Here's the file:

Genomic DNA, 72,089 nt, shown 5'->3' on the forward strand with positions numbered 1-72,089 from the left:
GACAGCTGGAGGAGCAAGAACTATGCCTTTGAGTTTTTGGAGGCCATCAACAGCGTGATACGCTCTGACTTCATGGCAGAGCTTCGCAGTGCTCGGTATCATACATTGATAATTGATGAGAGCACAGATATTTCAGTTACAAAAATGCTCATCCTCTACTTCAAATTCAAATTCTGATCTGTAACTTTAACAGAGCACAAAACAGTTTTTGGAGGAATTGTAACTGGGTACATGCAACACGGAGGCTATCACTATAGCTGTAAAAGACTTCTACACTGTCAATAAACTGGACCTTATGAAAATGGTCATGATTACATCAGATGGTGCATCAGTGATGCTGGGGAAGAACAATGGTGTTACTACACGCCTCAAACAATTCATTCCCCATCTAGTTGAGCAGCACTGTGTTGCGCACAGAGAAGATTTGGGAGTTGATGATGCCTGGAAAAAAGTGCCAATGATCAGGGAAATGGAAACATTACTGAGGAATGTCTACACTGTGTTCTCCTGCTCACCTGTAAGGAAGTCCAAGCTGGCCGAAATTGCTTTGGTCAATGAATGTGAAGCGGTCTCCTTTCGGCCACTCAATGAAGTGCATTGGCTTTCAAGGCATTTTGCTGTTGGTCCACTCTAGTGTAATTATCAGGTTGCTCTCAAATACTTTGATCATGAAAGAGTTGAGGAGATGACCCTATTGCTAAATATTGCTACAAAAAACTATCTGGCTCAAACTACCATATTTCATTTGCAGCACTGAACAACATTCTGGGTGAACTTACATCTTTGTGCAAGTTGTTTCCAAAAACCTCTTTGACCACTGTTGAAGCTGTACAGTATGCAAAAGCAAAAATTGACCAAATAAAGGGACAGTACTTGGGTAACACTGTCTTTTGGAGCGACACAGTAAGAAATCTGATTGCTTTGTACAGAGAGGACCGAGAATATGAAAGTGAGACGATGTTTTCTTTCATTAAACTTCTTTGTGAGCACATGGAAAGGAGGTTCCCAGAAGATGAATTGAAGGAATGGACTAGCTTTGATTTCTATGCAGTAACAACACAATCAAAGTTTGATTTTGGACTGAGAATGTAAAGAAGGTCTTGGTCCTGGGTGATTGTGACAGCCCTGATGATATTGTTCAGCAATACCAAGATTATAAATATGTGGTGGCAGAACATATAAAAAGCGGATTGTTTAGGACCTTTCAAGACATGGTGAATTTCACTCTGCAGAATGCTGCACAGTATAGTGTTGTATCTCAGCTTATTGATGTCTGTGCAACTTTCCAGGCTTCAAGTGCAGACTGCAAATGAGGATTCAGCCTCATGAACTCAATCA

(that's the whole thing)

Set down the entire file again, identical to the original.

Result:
Genomic DNA, 72,089 nt, shown 5'->3' on the forward strand with positions numbered 1-72,089 from the left:
GACAGCTGGAGGAGCAAGAACTATGCCTTTGAGTTTTTGGAGGCCATCAACAGCGTGATACGCTCTGACTTCATGGCAGAGCTTCGCAGTGCTCGGTATCATACATTGATAATTGATGAGAGCACAGATATTTCAGTTACAAAAATGCTCATCCTCTACTTCAAATTCAAATTCTGATCTGTAACTTTAACAGAGCACAAAACAGTTTTTGGAGGAATTGTAACTGGGTACATGCAACACGGAGGCTATCACTATAGCTGTAAAAGACTTCTACACTGTCAATAAACTGGACCTTATGAAAATGGTCATGATTACATCAGATGGTGCATCAGTGATGCTGGGGAAGAACAATGGTGTTACTACACGCCTCAAACAATTCATTCCCCATCTAGTTGAGCAGCACTGTGTTGCGCACAGAGAAGATTTGGGAGTTGATGATGCCTGGAAAAAAGTGCCAATGATCAGGGAAATGGAAACATTACTGAGGAATGTCTACACTGTGTTCTCCTGCTCACCTGTAAGGAAGTCCAAGCTGGCCGAAATTGCTTTGGTCAATGAATGTGAAGCGGTCTCCTTTCGGCCACTCAATGAAGTGCATTGGCTTTCAAGGCATTTTGCTGTTGGTCCACTCTAGTGTAATTATCAGGTTGCTCTCAAATACTTTGATCATGAAAGAGTTGAGGAGATGACCCTATTGCTAAATATTGCTACAAAAAACTATCTGGCTCAAACTACCATATTTCATTTGCAGCACTGAACAACATTCTGGGTGAACTTACATCTTTGTGCAAGTTGTTTCCAAAAACCTCTTTGACCACTGTTGAAGCTGTACAGTATGCAAAAGCAAAAATTGACCAAATAAAGGGACAGTACTTGGGTAACACTGTCTTTTGGAGCGACACAGTAAGAAATCTGATTGCTTTGTACAGAGAGGACCGAGAATATGAAAGTGAGACGATGTTTTCTTTCATTAAACTTCTTTGTGAGCACATGGAAAGGAGGTTCCCAGAAGATGAATTGAAGGAATGGACTAGCTTTGATTTCTATGCAGTAACAACACAATCAAAGTTTGATTTTGGACTGAGAATGTAAAGAAGGTCTTGGTCCTGGGTGATTGTGACAGCCCTGATGATATTGTTCAGCAATACCAAGATTATAAATATGTGGTGGCAGAACATATAAAAAGCGGATTGTTTAGGACCTTTCAAGACATGGTGAATTTCACTCTGCAGAATGCTGCACAGTATAGTGTTGTATCTCAGCTTATTGATGTCTGTGCAACTTTCCAGGCTTCAAGTGCAGACTGCAAATGAGGATTCAGCCTCATGAACTCAATCA